Modelling rooftop solar production The most common solar panel array installation size in the UK is 4 kW. When new, such an installation will produce about 3,400 kWh per annum; in southern England and western Wales production might reach as high as 4,000 kWh per annum. When the sun is directly overhead, the surface receives about 1 kW/m 2 .1,2 As the sun moves over time its rays will hit the surface at different angles, and changing weather will bring clouds and other periods of reduced energy reaching the panels. These variations can be modelled and verified against observations. Data from solar panel specifications can then be used to calculate the variation of energy production with time for the solar array. Solar panel energy production is assumed to decline with age at 0.5% per annum. The solar model uses solar almanacs available from the Greenwich Observatory and NASA, insolation studies from NASA and others, and 10 years of half-hourly aviation weather reports. 3 These results are repeated to cover a 20-year period, equal to the duration of the FITs tariff schemes. Figure 1 shows the daily power output and monthly solar energy production for a rooftop solar array with a peak output of 4 kW.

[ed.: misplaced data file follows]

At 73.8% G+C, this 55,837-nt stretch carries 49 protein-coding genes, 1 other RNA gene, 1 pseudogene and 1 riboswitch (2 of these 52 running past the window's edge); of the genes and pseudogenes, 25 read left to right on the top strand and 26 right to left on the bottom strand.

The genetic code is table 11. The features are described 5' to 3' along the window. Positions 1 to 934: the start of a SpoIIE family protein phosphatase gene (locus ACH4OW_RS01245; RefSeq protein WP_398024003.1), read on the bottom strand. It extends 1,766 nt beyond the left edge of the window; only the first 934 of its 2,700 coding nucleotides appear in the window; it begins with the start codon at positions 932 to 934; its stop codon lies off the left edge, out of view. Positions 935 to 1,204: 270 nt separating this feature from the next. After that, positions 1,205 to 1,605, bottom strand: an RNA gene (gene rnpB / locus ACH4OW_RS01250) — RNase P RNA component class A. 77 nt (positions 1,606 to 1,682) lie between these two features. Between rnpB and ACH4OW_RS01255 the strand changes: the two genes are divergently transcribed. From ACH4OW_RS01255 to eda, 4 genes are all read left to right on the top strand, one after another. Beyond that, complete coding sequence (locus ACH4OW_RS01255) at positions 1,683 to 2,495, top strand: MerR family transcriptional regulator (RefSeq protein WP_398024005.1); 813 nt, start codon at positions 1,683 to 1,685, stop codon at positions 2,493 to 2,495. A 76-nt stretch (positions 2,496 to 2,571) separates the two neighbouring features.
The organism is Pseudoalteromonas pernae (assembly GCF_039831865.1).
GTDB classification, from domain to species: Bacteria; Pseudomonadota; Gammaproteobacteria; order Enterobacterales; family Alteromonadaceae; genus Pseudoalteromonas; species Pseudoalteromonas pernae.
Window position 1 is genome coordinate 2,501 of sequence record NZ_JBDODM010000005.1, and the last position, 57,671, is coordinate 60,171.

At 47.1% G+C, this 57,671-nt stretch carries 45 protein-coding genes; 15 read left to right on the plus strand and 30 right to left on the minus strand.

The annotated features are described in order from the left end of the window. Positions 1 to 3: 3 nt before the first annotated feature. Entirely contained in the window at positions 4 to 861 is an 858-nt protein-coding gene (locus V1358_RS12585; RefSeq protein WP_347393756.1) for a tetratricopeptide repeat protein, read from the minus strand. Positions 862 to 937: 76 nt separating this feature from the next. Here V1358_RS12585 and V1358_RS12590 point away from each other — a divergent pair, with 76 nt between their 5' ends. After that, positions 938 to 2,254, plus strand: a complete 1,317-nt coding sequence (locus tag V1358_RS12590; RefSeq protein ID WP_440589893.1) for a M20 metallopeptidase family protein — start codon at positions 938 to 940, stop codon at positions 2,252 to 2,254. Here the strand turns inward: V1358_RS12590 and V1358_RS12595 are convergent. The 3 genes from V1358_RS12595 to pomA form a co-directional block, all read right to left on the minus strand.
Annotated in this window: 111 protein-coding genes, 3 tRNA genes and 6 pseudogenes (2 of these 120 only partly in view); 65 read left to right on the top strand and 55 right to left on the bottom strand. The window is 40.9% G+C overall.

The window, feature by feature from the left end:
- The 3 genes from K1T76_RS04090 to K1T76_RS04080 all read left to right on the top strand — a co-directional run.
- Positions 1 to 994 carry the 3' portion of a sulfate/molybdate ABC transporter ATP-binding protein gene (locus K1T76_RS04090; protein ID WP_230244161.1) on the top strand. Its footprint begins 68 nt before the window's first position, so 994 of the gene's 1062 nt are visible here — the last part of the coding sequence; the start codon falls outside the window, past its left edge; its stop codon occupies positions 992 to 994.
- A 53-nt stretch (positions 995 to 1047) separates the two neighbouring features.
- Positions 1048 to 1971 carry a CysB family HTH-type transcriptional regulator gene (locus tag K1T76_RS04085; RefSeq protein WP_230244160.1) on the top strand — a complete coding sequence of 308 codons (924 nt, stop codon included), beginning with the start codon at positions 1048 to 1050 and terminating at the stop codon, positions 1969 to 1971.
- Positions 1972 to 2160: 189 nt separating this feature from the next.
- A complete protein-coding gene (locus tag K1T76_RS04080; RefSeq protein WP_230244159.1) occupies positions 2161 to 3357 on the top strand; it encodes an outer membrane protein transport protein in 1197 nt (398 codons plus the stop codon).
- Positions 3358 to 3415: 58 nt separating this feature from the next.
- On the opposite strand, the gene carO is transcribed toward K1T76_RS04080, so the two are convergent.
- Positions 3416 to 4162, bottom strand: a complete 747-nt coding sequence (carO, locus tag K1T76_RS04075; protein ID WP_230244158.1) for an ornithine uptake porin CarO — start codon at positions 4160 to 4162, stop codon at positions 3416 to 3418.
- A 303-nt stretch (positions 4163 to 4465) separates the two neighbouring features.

Average domestic consumption I have taken data for the average domestic electricity consumption profile from Enertek’s Household Electricity Survey: A study of domestic electrical product usage. 4 Enertek describes three daily electricity consumption profiles: workdays, holidays and ‘away from home’ days. The holiday type is taken to apply to all weekends and to periods of holiday at home (such as Christmas); an ‘away from home’ type represents an annual holiday away from home during 1